Parameter Mutation

In short, do not mutate the parameter variables. It is very error-prone and it makes bug-tracing more difficult.

This is what I meant with parameter mutation.

public int[] sortNumber(int[] input) {
  for (int i=0; i<input.length-1; i++)
    for (int j=i+1; j<input.length; j++) {
      if (input[i]>input[j]) {
        int temp = input[i];
        input[i] = input[j];
        input[j] = temp;
      }
    }
  }
  return input;
}

The code shown above is an example of a bad code. Now, let’s look at this code below:

int[] numbers= new int[]{1,3,5,4,2};
int[] sortedNumber = sortNumber(numbers);

// Display the contents
for (int number: numbers) {
  System.out.print(number," "); // "1,2,3,4,5" will be printed.
}

Now as you see the sortNumber function above mutates the original data. This might not seem like a problem for you if you are the one programming the API. But when another programmer steps in and try to use the same function, it’s likely to cause a headache.
Example is always the easiest thing to do to clear things up:

int[] numbers = new int[]{1,3,5,4,2};
int[] sortedNumbers = sortNumber(numbers); // sortedNumbers = {1,2,3,4,5}
int[] reversedNumbers = reverseNumber(numbers); // reversedNumbers = {5,4,3,2,1}

As you see, the original variable (numbers) contains the unsorted value. When the sortNumber function is called and {1,3,5,4,2} is passed in, the method will return the expected array of sorted integers {1,2,3,4,5}.

The problem arises when the new programmer tries to use another function (reverseNumber in this example) using the same variable (numbers) right after using your function. He is expecting to see {2,4,5,3,1} as the result of reversing the values {1,3,5,4,2}. Oh dear he is likely to be surprised when he sees that the returned value is not as he expected.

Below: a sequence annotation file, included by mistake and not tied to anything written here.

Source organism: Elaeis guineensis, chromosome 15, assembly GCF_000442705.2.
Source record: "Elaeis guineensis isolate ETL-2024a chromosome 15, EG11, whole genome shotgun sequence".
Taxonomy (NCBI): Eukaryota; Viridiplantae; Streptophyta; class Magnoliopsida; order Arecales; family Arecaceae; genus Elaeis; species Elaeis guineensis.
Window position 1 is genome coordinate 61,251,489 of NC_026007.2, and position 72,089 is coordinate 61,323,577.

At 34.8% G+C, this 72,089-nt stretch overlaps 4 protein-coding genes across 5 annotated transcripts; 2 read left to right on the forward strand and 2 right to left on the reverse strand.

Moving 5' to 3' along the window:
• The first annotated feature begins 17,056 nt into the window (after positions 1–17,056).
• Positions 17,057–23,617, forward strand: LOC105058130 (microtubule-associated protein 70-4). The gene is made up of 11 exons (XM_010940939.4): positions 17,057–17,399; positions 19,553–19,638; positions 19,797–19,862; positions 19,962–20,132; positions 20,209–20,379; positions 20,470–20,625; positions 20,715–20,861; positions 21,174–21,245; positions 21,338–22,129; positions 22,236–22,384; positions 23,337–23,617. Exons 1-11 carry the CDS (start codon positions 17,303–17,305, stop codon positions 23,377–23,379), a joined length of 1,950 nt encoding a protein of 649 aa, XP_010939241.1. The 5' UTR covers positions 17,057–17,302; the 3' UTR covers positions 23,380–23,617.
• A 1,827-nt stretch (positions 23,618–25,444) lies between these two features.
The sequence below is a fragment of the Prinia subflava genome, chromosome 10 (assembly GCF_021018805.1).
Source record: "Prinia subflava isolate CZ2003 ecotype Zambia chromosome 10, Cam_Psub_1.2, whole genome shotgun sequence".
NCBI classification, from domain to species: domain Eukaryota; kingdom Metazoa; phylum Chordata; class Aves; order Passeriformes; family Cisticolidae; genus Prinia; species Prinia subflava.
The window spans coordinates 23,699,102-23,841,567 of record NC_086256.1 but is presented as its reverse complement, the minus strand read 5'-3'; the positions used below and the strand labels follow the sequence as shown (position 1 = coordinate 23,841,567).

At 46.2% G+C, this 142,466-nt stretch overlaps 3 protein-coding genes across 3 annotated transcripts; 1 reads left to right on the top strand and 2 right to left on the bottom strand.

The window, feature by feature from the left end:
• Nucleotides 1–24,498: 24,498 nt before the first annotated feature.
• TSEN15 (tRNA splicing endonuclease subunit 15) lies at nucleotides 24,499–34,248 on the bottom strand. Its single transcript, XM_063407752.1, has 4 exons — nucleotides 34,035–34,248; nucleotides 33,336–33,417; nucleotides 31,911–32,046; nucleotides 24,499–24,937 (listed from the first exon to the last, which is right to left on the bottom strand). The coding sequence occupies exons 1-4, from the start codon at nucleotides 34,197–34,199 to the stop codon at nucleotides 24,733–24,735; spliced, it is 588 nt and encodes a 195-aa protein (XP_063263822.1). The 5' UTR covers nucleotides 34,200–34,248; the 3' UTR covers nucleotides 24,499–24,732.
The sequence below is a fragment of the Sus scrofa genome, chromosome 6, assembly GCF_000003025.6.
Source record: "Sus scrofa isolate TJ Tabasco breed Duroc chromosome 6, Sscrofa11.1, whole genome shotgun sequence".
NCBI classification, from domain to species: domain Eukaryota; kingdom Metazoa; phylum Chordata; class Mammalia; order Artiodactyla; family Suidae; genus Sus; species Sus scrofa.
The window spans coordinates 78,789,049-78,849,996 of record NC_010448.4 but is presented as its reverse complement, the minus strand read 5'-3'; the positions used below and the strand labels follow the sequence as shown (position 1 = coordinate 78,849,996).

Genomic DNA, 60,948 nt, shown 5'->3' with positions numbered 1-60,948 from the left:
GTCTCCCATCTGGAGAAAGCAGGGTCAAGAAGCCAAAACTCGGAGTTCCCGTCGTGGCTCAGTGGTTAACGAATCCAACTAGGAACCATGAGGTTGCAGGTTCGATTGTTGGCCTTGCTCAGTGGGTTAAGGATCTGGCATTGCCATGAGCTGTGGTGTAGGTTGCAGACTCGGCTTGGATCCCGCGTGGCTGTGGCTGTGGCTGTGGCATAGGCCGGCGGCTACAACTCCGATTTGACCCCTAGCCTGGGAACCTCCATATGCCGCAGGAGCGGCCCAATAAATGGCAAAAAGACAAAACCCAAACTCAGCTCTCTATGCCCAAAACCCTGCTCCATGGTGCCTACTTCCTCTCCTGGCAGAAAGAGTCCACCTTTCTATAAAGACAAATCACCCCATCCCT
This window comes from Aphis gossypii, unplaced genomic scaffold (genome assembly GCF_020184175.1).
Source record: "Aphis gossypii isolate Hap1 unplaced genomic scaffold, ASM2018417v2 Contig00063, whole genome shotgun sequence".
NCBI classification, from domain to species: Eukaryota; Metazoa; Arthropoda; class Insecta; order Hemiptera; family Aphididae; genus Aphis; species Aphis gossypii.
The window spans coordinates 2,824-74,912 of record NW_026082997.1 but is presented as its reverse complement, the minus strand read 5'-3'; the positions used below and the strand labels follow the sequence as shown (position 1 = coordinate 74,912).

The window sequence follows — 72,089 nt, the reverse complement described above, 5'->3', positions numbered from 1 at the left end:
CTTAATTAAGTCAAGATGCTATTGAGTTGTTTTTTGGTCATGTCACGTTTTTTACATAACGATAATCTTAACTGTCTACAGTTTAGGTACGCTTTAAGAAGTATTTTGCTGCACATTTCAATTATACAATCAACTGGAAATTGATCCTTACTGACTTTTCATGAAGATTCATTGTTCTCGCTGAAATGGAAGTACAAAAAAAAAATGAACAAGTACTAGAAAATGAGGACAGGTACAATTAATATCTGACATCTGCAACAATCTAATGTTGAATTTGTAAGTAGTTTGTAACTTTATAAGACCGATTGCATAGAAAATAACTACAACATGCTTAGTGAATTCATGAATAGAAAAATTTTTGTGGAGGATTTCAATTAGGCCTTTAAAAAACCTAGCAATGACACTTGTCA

Let’s have a quick look at some Math lesson regarding function (mapping) operation.

y1 <-- f1(x)
y2 <-- f2(x)

Now, when you call function f1 using parameter x, is it going to change the parameter x? No? Bingo, you’re right! It doesn’t make sense if the x value changes after f1 function is called.

The same thing should apply in programming as well. When you apply a function to a parameter. Do not change the parameter value in your method. If it’s really necessary, make a defensive copy of the parameter or clone the parameters and assign it to a new variable. Then you’ll be able to play around with that new variable freely without worrying about spoiling the original parameter values.

There are a few exceptions when the passed parameter variables are mutated. But in general, preventing the variable mutation is a better choice.

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